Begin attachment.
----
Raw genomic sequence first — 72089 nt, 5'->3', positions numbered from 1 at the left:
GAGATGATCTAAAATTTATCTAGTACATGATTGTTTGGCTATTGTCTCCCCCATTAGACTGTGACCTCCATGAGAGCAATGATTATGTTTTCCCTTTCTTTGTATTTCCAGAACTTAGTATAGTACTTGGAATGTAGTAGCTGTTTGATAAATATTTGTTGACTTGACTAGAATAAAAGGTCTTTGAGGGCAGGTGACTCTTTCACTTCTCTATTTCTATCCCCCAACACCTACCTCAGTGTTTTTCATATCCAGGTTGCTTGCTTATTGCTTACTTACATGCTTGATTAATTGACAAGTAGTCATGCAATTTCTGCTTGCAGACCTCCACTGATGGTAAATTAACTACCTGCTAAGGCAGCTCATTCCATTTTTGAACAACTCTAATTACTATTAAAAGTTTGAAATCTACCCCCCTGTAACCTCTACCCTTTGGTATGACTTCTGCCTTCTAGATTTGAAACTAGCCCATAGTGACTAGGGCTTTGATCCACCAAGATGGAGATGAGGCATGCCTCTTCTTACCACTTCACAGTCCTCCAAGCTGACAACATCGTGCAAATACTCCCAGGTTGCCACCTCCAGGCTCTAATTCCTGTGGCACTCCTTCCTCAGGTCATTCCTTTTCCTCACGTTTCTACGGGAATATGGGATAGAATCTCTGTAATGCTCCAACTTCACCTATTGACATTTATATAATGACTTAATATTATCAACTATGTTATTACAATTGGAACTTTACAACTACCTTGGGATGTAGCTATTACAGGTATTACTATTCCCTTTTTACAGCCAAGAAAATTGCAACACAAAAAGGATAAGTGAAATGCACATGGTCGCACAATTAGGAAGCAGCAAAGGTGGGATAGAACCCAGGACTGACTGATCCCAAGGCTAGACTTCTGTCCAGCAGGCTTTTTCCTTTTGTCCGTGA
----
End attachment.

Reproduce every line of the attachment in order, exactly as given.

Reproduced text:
Raw genomic sequence first — 72089 nt, 5'->3', positions numbered from 1 at the left:
GAGATGATCTAAAATTTATCTAGTACATGATTGTTTGGCTATTGTCTCCCCCATTAGACTGTGACCTCCATGAGAGCAATGATTATGTTTTCCCTTTCTTTGTATTTCCAGAACTTAGTATAGTACTTGGAATGTAGTAGCTGTTTGATAAATATTTGTTGACTTGACTAGAATAAAAGGTCTTTGAGGGCAGGTGACTCTTTCACTTCTCTATTTCTATCCCCCAACACCTACCTCAGTGTTTTTCATATCCAGGTTGCTTGCTTATTGCTTACTTACATGCTTGATTAATTGACAAGTAGTCATGCAATTTCTGCTTGCAGACCTCCACTGATGGTAAATTAACTACCTGCTAAGGCAGCTCATTCCATTTTTGAACAACTCTAATTACTATTAAAAGTTTGAAATCTACCCCCCTGTAACCTCTACCCTTTGGTATGACTTCTGCCTTCTAGATTTGAAACTAGCCCATAGTGACTAGGGCTTTGATCCACCAAGATGGAGATGAGGCATGCCTCTTCTTACCACTTCACAGTCCTCCAAGCTGACAACATCGTGCAAATACTCCCAGGTTGCCACCTCCAGGCTCTAATTCCTGTGGCACTCCTTCCTCAGGTCATTCCTTTTCCTCACGTTTCTACGGGAATATGGGATAGAATCTCTGTAATGCTCCAACTTCACCTATTGACATTTATATAATGACTTAATATTATCAACTATGTTATTACAATTGGAACTTTACAACTACCTTGGGATGTAGCTATTACAGGTATTACTATTCCCTTTTTACAGCCAAGAAAATTGCAACACAAAAAGGATAAGTGAAATGCACATGGTCGCACAATTAGGAAGCAGCAAAGGTGGGATAGAACCCAGGACTGACTGATCCCAAGGCTAGACTTCTGTCCAGCAGGCTTTTTCCTTTTGTCCGTGA